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Embrace continuous integration for app delivery

Matthew David Digital Leader, Accenture
This article explains what continuous integration is, the thought process that is driving the concept, and the tools you can use to manage rapid development cycles.

The days of spending 18 months to build the perfect piece of software are gone. The rapid rise of mobile solutions is bringing with it an equally rapid change in app development and delivery: a concept called continuous integration. This article explains what continuous integration is, the thought process that is driving the concept, and the tools you can use to manage rapid development cycles.

Delivering solutions in days rather than weeks

The last decade has seen release cycles for products shrink from two to five years to weeks (and in some cases, days). The motivation behind these changes is the massive, Internet-enabled market. In 1995, fewer than 50 million people were connected to the Internet. Today, nearly three billion people are all Internet-enabled with smartphones. The total addressable market is significantly bigger. Large markets always draw more competition (survey the CRM market and you will quickly lose count of the number of vendors). More competition means more choice for the customer. And with 2.2 billion customers, the only way you can compete is to rapidly and continuously add new features.

Microsoft is a great example of a company that has changed how they release their software. Look at Office 365. At one time, there was up to a three year gap between each release of Microsoft Office. But with today's rapid iteration and release cycles, Office 365 now updates every two weeks. The massive product that is Microsoft Office has gone from being a headache users had to update once in a blue moon to a continuous, evergreen product. It's a mobile-first world.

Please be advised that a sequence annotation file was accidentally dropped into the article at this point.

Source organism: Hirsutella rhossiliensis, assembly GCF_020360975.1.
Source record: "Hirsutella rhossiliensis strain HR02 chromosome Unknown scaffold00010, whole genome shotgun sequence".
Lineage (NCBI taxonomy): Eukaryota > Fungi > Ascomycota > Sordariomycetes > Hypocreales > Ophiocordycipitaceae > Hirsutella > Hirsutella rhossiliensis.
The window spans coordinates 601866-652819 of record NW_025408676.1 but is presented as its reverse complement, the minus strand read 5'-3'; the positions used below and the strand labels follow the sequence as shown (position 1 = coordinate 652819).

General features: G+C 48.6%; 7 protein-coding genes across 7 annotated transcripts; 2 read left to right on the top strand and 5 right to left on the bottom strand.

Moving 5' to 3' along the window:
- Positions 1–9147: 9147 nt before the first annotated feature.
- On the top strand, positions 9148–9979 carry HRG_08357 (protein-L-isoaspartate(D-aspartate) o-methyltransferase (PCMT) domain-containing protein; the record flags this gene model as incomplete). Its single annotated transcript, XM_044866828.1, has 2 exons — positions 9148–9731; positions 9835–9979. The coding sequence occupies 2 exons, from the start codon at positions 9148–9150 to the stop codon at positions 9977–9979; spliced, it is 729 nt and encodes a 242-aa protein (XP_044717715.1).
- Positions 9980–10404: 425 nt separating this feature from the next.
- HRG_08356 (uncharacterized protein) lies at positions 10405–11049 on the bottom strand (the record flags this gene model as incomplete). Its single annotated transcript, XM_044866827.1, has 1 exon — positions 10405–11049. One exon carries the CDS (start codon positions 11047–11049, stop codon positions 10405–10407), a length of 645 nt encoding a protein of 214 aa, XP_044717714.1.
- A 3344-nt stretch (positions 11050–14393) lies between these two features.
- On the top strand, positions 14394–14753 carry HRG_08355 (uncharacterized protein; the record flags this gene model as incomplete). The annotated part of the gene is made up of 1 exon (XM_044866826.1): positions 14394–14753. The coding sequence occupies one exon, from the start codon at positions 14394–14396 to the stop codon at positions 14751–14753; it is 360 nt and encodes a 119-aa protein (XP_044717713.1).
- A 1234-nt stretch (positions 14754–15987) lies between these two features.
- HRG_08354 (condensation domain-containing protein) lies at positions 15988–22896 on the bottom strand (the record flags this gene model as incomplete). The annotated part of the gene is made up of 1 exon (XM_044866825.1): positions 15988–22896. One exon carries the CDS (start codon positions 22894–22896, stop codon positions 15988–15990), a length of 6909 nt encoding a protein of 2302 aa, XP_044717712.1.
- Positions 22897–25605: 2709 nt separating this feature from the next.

Development teams need to adapt to a new method of testing code to meet the demands of continuous delivery. Continuous integration, or CI, ensures that code that ships rapidly is of a measurable, consistently high standard. The challenge of continuous integration is testing against a set of managed tests each time code is checked in. The goal of always running integration tests is to give immediate feedback on what fails to the development team. The team can, at this point, fix problems in real time many times a day. You know you're ready to ship if the new code passes the integration tests.

What tools do you need for continuous integration?

The tools required to meet the demand for continuous delivery are tools you're likely already familiar with. They include:

  • Jenkins

  • Team Foundation Server

  • Tinderbox

  • Quickbuild

  • Ship.io

  • GitLab

  • Integrity

For each of these products, you'll need to adapt the following processes for a continuous delivery environment:

  • Continuous integration testing

  • Source control

  • Build services

  • Release management

What separates which product you use with your development team and other tools is often a matter of preference, price, and features. For instance, a trend many CI products are incorporating is cloud support. Having your development in the cloud gives you scaling opportunities that an on-premise product can't provide. It's worth keeping this in mind as you evaluate tools for your CI needs. Microsoft's Team Foundation services and Ship.io are two examples of CI tools that run and scale in the cloud.